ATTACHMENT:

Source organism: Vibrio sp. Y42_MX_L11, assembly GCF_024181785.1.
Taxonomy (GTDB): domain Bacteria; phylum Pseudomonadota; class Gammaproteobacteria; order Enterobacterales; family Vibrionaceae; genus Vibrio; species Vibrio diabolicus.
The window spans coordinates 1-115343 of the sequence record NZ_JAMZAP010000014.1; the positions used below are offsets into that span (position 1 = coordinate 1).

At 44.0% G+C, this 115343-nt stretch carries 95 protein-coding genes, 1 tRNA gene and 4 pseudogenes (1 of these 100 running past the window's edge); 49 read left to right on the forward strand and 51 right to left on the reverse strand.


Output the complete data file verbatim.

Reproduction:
Source organism: Vibrio sp. Y42_MX_L11, assembly GCF_024181785.1.
Taxonomy (GTDB): domain Bacteria; phylum Pseudomonadota; class Gammaproteobacteria; order Enterobacterales; family Vibrionaceae; genus Vibrio; species Vibrio diabolicus.
The window spans coordinates 1-115343 of the sequence record NZ_JAMZAP010000014.1; the positions used below are offsets into that span (position 1 = coordinate 1).

At 44.0% G+C, this 115343-nt stretch carries 95 protein-coding genes, 1 tRNA gene and 4 pseudogenes (1 of these 100 running past the window's edge); 49 read left to right on the forward strand and 51 right to left on the reverse strand.